Having gotten that confession off my chest, I will give here a short chronological bibliography of such items as I have been able to gather about the two ostraca in question.
The first publication was by P. Bordreuil, F. Israel, D. Pardee, "Deux ostraca paléo-hébreux de la collection Sh. Moussaieff," Semitica 46, 1996, pp. 49-76.
Shanks, H. "Three Shekels for the Lord, ancient inscription records gift to Solomon's Temple." Biblical Archaeology Review Nov./Dec. 1997, pp. 28-32.
P. Bordreuil, F. Israel, D. Pardee, "King's Command and Widow's Plea: Two New Hebrew Ostraca of the Biblical Period," Near Eastern Archaeology 61, 1998, pp. 2-13.
The authenticity of the ostraca is questioned and a debate begins:
Israel Eph‘al and Joseph Naveh, “Remarks on the Recently Published Moussaieff Ostraca,” Israel Exploration Journal 48 (1998).
Angelika Berlejung and Andreas Schüle, “Erwägungen zu den neuen Ostraka aus der Sammlung Moussaieff,” Zeitschrift für Althebräistik 11 (1998), pp. 68–73.
Elisha Qimron, “New Hebrew Inscriptions: Their Linguistic Origin,” Leshonenu 61 (1998).
Shanks, H. "The Three Shekels and Widow's Plea ostraca: real or fake?" Biblical Archaeology Review May/June 2003, pp. 40-45.
Christopher Rollston, "Non-Provenanced Epigraphs I: Pillaged Antiquities, Northwest Semitic Forgeries, and Protocols for Laboratory Tests," Maarav 10 (2003), discusses the Moussaieff Ostraca on pp. 145-146, 158-173, and concludes, "I am confident beyond a reasonable doubt that both of the Moussaieff Ostraca were indeed written by the same person, and that both are modern forgeries."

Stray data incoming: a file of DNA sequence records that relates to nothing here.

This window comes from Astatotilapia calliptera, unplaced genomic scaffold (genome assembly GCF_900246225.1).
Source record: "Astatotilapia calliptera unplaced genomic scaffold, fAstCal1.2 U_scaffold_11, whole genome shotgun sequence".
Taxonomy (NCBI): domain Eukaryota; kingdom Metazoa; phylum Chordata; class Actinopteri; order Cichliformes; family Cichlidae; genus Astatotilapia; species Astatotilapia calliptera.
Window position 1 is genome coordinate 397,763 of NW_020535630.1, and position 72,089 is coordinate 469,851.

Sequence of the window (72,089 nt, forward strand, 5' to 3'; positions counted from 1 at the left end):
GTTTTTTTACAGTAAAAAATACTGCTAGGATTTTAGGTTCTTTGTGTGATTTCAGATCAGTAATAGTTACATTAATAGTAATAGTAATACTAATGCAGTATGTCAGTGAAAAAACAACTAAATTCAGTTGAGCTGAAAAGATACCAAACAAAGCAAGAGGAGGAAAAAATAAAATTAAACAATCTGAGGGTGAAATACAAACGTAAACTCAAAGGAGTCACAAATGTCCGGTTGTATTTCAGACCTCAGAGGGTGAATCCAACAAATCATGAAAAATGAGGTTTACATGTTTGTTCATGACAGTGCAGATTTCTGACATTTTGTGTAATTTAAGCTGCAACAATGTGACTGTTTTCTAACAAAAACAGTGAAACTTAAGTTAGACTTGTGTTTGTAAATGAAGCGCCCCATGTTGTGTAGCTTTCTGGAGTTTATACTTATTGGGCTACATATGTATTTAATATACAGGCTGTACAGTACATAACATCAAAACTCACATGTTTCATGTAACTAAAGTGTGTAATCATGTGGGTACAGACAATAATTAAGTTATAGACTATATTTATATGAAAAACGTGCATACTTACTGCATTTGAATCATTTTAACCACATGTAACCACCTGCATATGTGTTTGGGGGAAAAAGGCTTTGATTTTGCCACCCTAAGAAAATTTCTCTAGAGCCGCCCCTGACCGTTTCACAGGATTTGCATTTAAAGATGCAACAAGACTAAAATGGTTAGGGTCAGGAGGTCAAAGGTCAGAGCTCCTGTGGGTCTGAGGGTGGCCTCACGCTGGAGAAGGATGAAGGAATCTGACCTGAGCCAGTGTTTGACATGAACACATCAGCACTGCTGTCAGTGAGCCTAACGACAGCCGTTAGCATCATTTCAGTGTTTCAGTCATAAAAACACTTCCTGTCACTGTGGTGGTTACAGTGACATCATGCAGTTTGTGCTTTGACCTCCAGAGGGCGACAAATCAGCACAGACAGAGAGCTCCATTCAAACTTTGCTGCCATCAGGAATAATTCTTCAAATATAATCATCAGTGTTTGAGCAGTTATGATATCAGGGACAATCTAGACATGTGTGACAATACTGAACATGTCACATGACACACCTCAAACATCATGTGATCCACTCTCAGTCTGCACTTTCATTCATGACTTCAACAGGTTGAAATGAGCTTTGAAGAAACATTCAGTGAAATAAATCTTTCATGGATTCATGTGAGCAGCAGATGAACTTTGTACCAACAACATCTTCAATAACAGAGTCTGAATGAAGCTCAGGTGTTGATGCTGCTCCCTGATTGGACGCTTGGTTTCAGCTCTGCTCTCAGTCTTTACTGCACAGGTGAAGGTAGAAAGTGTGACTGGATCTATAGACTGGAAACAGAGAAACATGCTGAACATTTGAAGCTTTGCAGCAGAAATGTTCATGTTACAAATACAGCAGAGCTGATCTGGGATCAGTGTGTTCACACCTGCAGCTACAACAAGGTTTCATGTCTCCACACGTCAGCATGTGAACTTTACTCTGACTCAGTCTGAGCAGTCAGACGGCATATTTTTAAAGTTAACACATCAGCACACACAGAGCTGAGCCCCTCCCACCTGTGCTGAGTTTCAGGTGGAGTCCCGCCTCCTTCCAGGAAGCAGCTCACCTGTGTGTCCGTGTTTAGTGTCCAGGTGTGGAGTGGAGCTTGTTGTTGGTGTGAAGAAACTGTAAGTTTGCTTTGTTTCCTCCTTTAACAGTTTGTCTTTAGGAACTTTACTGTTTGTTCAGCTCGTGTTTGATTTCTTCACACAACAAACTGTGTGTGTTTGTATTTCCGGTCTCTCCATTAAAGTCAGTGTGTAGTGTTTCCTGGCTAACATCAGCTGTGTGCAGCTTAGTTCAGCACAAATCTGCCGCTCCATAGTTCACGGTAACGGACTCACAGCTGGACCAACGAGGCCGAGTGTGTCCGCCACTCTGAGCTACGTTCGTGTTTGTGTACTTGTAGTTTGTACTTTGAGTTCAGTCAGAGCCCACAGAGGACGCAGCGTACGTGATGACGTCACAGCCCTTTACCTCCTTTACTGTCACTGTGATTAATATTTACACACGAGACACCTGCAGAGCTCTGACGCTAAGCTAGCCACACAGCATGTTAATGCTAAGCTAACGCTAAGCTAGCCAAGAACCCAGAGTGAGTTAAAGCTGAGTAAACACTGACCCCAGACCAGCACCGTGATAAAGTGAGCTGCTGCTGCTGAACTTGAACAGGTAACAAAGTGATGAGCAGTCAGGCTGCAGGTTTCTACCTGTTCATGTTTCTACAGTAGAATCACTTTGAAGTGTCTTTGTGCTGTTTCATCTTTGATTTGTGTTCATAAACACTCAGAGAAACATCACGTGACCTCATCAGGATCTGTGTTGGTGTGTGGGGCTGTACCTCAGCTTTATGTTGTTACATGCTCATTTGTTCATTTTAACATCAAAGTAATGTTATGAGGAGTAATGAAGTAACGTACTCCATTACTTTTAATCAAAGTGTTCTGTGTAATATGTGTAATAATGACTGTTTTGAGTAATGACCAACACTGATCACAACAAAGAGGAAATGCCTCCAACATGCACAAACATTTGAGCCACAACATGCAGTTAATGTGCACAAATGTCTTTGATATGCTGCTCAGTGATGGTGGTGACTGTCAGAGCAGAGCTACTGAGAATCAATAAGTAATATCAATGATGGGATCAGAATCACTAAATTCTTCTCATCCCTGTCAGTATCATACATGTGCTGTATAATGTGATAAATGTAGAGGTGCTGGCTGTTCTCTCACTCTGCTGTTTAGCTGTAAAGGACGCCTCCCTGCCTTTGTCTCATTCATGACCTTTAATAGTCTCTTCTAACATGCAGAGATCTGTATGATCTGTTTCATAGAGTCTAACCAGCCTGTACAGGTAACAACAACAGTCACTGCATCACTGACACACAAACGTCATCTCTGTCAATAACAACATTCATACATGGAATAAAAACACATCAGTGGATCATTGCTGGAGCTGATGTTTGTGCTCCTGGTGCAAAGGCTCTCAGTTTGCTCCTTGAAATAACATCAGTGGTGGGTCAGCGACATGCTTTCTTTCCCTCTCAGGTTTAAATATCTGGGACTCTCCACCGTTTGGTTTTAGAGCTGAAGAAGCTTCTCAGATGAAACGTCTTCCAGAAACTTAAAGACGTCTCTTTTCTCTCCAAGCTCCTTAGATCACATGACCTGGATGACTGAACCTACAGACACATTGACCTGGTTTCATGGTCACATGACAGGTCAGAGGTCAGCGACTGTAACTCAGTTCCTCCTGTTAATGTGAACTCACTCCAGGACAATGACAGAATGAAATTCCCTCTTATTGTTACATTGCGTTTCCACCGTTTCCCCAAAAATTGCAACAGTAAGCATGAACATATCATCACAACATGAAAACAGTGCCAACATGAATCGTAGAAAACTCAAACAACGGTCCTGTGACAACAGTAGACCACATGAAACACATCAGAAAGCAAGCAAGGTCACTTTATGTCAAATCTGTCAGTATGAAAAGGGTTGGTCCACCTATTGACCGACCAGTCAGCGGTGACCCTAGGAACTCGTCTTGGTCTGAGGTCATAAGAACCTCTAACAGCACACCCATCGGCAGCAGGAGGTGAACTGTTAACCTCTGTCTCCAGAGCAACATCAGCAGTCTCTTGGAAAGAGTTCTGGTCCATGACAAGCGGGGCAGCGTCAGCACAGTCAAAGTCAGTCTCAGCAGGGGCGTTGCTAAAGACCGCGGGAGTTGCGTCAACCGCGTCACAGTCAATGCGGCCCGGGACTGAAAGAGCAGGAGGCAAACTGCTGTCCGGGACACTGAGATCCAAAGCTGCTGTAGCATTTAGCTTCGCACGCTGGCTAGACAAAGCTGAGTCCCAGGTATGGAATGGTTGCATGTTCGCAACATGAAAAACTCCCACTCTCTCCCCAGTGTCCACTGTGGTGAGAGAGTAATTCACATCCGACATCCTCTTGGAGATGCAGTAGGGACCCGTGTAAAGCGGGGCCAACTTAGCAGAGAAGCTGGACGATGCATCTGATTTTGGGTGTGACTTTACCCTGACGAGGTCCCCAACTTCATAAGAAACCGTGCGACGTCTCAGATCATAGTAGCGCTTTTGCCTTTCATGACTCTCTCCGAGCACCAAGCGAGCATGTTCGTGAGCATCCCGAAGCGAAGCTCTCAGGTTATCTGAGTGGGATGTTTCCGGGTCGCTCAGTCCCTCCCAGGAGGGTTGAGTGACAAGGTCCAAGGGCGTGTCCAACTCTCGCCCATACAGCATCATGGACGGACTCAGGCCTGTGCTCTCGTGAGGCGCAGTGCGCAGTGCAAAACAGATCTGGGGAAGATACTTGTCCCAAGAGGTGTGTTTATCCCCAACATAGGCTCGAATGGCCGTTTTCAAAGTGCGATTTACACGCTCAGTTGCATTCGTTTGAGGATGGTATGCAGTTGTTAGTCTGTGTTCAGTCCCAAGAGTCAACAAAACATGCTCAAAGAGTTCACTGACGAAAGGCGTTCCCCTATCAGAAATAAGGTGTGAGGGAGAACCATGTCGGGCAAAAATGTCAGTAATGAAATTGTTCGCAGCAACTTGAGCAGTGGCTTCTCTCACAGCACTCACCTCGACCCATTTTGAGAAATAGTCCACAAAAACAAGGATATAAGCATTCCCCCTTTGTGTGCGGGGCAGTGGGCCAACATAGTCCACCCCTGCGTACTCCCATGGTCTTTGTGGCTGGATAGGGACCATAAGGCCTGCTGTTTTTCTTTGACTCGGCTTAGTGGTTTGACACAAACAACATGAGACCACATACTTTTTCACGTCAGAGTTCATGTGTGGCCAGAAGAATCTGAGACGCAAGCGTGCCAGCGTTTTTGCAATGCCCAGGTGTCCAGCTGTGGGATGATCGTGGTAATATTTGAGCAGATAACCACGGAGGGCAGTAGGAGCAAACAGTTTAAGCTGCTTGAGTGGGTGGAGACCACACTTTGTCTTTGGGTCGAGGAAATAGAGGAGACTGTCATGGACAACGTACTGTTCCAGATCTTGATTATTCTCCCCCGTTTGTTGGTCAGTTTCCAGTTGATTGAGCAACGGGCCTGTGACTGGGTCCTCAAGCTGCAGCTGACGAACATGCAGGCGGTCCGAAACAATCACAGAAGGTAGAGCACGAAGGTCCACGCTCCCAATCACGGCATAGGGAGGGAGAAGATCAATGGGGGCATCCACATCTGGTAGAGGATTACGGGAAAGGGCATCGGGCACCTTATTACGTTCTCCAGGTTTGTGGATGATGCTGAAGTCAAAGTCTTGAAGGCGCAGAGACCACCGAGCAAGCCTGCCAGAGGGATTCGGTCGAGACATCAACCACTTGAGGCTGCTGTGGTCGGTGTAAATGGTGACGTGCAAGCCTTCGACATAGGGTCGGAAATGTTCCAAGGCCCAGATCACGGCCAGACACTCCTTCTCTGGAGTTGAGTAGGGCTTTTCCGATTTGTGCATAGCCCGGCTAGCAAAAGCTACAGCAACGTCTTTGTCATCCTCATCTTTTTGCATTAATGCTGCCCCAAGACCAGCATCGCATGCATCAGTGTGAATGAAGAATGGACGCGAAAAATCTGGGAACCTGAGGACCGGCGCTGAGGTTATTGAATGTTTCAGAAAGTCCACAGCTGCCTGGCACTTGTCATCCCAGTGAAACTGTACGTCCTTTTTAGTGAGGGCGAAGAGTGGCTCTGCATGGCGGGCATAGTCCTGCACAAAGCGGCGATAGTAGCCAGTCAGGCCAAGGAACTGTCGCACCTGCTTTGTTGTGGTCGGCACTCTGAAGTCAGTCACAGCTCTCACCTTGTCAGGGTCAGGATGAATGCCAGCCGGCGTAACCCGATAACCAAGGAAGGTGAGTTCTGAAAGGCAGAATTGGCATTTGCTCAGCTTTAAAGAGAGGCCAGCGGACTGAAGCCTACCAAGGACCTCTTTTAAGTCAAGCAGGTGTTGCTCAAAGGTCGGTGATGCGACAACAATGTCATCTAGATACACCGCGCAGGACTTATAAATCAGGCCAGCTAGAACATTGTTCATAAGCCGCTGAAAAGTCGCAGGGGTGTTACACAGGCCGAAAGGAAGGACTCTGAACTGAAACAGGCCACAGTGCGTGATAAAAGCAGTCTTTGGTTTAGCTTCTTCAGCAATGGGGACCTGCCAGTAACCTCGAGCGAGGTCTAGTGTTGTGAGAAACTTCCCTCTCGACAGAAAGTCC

A jumbo-size drawing by Rollston of the "3-shekel" ostracon can be found here.
UPDATE (1/3, 6:45 pm): Jim West links to this report in which the fifth suspect in the forgery scandal has been named: Rafael Braun. This is undoubtedly the "Raffi Brown" mentioned in an earlier post, who was involved with the acquisition of the ivory pomegranate. With respect to the Moussaieff Ostraca, the following paragraph is interesting:
The indictment accused Braun and antiquities collector Shlomo Cohen of attempting to forge an inscription on an ostracon - a fragment of limestone pottery - from the period of the kingdoms of Judea, which lasted from the 10th to sixth century B.C.In view of Braun's indictment, this quotation from BAR becomes all the more significant:
"During or close to 1995 the two accused men formed a conspiracy to forge an ostracon with the purpose that it would constitute an ostracon with an inscription from the period of the Judean kingdoms," the indictment said. "The accused did this for financial benefit."
The former head of the Israel Museum’s laboratories, Rafi Braun, is now a leading Jerusalem antiquities dealer. Braun claims that it is impossible to stop illegal digging. According to him, the better antiquities dealers in Israel perform a service by advising the government of unusual pieces that come on the market and by directing these pieces to museums.The article quoted is Hershel Shanks, "The Verdict on Advertisements for Near Eastern Antiquities—Dubitante," BAR 10.6 (Nov./Dec.) 1984.